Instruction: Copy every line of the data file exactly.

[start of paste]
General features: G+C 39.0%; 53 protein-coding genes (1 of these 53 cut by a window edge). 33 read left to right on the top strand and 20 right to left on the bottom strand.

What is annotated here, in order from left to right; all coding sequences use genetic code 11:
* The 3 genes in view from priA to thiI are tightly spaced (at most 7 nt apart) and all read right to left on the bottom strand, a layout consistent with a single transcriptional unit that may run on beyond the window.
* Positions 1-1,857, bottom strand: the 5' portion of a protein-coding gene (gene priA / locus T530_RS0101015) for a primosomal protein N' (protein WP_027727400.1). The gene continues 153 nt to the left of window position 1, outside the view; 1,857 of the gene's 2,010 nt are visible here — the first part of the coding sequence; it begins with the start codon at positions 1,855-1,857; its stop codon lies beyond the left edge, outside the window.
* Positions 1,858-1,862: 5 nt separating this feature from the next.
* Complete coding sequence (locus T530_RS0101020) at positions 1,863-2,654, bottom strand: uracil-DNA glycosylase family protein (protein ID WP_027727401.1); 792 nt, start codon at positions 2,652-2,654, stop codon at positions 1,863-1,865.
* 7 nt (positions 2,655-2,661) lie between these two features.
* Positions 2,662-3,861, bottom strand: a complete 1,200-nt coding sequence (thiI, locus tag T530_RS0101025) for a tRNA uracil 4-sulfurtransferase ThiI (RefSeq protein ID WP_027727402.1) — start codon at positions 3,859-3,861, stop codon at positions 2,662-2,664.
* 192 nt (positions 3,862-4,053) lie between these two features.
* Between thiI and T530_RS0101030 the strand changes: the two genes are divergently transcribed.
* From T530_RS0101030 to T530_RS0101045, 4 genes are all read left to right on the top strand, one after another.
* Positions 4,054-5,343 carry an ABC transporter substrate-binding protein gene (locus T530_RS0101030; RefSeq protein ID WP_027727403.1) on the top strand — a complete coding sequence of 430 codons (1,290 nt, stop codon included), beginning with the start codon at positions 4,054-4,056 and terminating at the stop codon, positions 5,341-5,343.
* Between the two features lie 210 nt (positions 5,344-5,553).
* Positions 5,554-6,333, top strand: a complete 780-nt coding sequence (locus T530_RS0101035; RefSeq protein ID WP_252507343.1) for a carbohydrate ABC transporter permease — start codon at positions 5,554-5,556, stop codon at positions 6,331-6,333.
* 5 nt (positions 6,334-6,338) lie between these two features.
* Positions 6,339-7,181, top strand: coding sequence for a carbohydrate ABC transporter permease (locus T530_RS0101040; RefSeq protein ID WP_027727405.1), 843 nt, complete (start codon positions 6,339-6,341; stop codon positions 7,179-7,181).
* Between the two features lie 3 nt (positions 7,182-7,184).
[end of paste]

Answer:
General features: G+C 39.0%; 53 protein-coding genes (1 of these 53 cut by a window edge). 33 read left to right on the top strand and 20 right to left on the bottom strand.

What is annotated here, in order from left to right; all coding sequences use genetic code 11:
* The 3 genes in view from priA to thiI are tightly spaced (at most 7 nt apart) and all read right to left on the bottom strand, a layout consistent with a single transcriptional unit that may run on beyond the window.
* Positions 1-1,857, bottom strand: the 5' portion of a protein-coding gene (gene priA / locus T530_RS0101015) for a primosomal protein N' (protein WP_027727400.1). The gene continues 153 nt to the left of window position 1, outside the view; 1,857 of the gene's 2,010 nt are visible here — the first part of the coding sequence; it begins with the start codon at positions 1,855-1,857; its stop codon lies beyond the left edge, outside the window.
* Positions 1,858-1,862: 5 nt separating this feature from the next.
* Complete coding sequence (locus T530_RS0101020) at positions 1,863-2,654, bottom strand: uracil-DNA glycosylase family protein (protein ID WP_027727401.1); 792 nt, start codon at positions 2,652-2,654, stop codon at positions 1,863-1,865.
* 7 nt (positions 2,655-2,661) lie between these two features.
* Positions 2,662-3,861, bottom strand: a complete 1,200-nt coding sequence (thiI, locus tag T530_RS0101025) for a tRNA uracil 4-sulfurtransferase ThiI (RefSeq protein ID WP_027727402.1) — start codon at positions 3,859-3,861, stop codon at positions 2,662-2,664.
* 192 nt (positions 3,862-4,053) lie between these two features.
* Between thiI and T530_RS0101030 the strand changes: the two genes are divergently transcribed.
* From T530_RS0101030 to T530_RS0101045, 4 genes are all read left to right on the top strand, one after another.
* Positions 4,054-5,343 carry an ABC transporter substrate-binding protein gene (locus T530_RS0101030; RefSeq protein ID WP_027727403.1) on the top strand — a complete coding sequence of 430 codons (1,290 nt, stop codon included), beginning with the start codon at positions 4,054-4,056 and terminating at the stop codon, positions 5,341-5,343.
* Between the two features lie 210 nt (positions 5,344-5,553).
* Positions 5,554-6,333, top strand: a complete 780-nt coding sequence (locus T530_RS0101035; RefSeq protein ID WP_252507343.1) for a carbohydrate ABC transporter permease — start codon at positions 5,554-5,556, stop codon at positions 6,331-6,333.
* 5 nt (positions 6,334-6,338) lie between these two features.
* Positions 6,339-7,181, top strand: coding sequence for a carbohydrate ABC transporter permease (locus T530_RS0101040; RefSeq protein ID WP_027727405.1), 843 nt, complete (start codon positions 6,339-6,341; stop codon positions 7,179-7,181).
* Between the two features lie 3 nt (positions 7,182-7,184).